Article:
Like-Minded Brothers and Sisters

Sam Rainer

February 22, 2007

I am currently involved in one of the most insincere processes in our society. Going through this process I have learned that people first look out for their own interests as opposed to others. I have also learned that the world is full of very stubborn and irrational people – myself included. I am trying to sell my townhouse.

I spent a few years in the corporate world before being called to full-time ministry. It was there that I learned that “you don’t get what you deserve, you get what you negotiate.” I worked in the energy commodities trading world and saw firsthand how sharks eat – they gobble as much as possible and don’t leave anything for anyone else. Such is the game. Little fish get eaten; big fish get bigger. ‘Negotiate’ is synonymous with ‘feeding frenzy’.

In selling my home, I have tabulated exactly how much equity I need in my current home to get the size house that I want for a new home. And I put on my thick skin when it comes to negotiating. The realtors want to buy and sell their homes, not another realtor’s homes. The seller wants the highest price possible. The buyer is aiming low in this down market. Nobody has the same interest. Nobody has the same skin in the game.

In Philippians 2, Paul tells us that we must be “like-minded” in order to truly care about each others’ interests. And that we should not seek our own interests, but rather those of Jesus Christ. The church is certainly not a place for elbowing in your own agenda so that your ideas are at the forefront. The church is not a place for negotiating your requests at the expense of someone else. We are to be like-minded brothers and sisters.

Epaphroditus was willing to sacrifice his life for Paul. He was a “brother, co-worker, and fellow soldier” for the sake of the gospel. Our churches need brothers and sisters who are willing to take up their crosses. Our churches need pastors who will humble themselves for the sake of unity, even if it means a little less limelight.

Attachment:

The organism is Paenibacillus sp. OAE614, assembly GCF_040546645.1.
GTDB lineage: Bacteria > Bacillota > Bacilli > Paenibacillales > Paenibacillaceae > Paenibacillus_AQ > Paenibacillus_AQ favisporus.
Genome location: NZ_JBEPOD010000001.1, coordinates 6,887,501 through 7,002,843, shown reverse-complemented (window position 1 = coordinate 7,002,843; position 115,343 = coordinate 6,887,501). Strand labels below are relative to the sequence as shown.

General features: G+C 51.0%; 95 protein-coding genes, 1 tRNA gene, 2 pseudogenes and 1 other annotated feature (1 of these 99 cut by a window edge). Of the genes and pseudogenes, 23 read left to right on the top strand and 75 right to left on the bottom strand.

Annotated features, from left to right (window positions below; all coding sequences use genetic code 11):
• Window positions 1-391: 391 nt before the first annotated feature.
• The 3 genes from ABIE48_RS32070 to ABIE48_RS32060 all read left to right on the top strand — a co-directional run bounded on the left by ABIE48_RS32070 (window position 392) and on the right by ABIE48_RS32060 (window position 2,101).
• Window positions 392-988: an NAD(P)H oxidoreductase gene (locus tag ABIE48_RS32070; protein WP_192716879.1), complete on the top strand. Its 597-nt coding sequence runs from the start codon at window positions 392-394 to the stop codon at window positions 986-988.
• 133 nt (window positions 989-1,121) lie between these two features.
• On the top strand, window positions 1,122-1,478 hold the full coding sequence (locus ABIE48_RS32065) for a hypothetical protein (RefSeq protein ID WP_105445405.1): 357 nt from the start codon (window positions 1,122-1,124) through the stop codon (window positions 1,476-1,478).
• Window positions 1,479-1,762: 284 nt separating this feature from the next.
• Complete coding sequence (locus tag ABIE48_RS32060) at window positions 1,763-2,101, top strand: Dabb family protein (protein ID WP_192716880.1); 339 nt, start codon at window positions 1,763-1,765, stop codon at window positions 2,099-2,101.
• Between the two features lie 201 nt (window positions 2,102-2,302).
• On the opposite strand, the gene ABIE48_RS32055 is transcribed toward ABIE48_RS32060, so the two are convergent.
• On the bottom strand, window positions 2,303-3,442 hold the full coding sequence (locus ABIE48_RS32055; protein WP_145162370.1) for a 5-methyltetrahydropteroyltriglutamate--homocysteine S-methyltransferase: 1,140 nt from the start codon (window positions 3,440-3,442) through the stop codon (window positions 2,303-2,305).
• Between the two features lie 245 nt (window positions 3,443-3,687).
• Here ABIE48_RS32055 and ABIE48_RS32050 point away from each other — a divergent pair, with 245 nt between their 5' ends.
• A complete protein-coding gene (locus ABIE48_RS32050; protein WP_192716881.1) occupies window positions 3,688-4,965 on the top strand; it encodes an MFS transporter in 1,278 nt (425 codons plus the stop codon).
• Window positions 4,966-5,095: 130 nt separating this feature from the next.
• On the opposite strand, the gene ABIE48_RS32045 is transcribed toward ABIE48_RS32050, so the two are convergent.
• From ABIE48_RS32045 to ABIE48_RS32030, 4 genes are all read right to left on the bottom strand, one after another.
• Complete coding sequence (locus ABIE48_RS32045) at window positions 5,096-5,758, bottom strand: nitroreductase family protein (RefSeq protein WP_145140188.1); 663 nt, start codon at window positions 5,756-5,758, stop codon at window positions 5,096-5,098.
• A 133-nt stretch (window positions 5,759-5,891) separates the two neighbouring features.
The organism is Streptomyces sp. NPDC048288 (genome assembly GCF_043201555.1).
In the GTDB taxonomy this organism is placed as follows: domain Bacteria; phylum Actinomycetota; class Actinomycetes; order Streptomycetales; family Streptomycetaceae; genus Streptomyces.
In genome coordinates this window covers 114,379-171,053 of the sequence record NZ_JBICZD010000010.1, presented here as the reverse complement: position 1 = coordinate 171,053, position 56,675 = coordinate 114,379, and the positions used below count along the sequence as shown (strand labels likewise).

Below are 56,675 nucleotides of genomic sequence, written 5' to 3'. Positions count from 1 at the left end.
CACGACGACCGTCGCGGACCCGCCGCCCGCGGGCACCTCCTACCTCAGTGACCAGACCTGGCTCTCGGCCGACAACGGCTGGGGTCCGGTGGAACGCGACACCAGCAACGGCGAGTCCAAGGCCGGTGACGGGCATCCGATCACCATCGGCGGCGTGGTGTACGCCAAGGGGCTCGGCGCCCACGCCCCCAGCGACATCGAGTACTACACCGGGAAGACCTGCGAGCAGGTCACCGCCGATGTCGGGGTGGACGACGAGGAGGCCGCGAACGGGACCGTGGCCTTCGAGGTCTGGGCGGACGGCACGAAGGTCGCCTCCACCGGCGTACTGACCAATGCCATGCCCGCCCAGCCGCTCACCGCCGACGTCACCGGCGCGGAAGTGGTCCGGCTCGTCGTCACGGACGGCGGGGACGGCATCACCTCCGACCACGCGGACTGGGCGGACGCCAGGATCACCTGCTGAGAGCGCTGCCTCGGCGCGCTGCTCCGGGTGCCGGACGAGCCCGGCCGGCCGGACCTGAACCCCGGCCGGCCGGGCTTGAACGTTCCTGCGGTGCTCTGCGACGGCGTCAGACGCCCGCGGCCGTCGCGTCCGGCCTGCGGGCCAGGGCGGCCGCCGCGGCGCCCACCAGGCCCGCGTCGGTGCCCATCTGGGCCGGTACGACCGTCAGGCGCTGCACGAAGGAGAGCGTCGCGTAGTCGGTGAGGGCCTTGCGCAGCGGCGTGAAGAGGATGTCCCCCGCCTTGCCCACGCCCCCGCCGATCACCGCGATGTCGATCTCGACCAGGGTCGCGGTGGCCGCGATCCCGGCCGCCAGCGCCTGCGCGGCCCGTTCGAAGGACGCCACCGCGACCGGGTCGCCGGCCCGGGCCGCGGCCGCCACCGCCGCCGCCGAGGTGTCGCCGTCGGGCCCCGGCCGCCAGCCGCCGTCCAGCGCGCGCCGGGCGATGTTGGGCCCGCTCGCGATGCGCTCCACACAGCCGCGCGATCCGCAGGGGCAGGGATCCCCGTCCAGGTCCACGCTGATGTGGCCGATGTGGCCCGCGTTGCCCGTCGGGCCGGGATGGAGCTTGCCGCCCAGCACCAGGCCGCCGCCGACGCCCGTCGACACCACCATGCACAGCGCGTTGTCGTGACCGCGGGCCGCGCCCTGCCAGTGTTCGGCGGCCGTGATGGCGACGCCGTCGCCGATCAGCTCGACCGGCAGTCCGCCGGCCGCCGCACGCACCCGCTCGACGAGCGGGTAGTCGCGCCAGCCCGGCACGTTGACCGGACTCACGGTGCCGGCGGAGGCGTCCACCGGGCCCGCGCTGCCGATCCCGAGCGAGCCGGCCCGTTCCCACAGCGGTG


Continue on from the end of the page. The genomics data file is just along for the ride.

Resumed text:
The problem is the water people are swimming in is luke-warm. Their spiritual lives are full of mushy ambiguity. The Center for Missional Research reports that only 15% of those who regularly attend a Christian church rank their relationship with God as the top priority in their lives. Only 21% of adults claim that their lives are holy, and many of them also claim they have no idea what is meant by true holiness. Luke-warm water is the prime temperature for church feeding frenzies.

Without the right focus in life, one cannot help but to become insincere. Without Christ as the foundation, people begin to fight for their own interests. Churches begin to negotiate over the silliest things. Arrogance becomes the dominant trait of church leaders.

The world needs a unified Christian front. This “crooked and perverted generation” needs “shining stars” reflecting Christ. Are you up for building bridges at the cost of your own personal interests? Or are you still negotiating your agendas on the church? Because apart from Christ none of us will get what we negotiate, we will get what we deserve.

4 comments on “Like-Minded Brothers and Sisters”

  1. forthekingdom says:

    If there is a theme that is much-discussed among Christian bloggers it is the theme of Christian unity. Where do we build bridges and where do we keep our distance? I am not a Southern Baptist, but I so much appreciate Thom Rainer’s stand on the issue (I think I read that he is your father), and I so much appreciate your heart. I would encourage your readers to read the article on Wade Burleson’s blog: on the February 21 entry. You Rainers keep up the good work. Some of us non-denominationalists had lost hope for the Southern Baptist Convention, but we are beginning to see that God may not be done there yet.

  2. kdb1411 says:

    Thanks Sam. If only we who serve in local churches will ask what we can do for God through the church instead of what the church can do for us, the health of local congregations would improve immediately. Personal agendas can be so destructive, but sacrificial service can be so unifying.

  3. Sam Rainer says:

    forthekingdom, Thom Rainer is my father. And I stand proudly with him.

  4. I agree with you totally that the world needs a unified Christian front. John 17:20-23 says, My prayer is not for them alone. I pray also for those who will believe in me through their message, that all of them may be one. Father, just as you are in me and I am in you. May they also be in us so that the world may believe that you have sent me. I have given them the glory that you gave me, that they may be one as we are one. I in them and you in me. May they be brought to complete unity to let the world know that you sent me and have loved them even as you have loved me. I have been blessed to join a crusade that enables me to fulfill God’s pray. I encourage every Christian to visit and see vision and join us.

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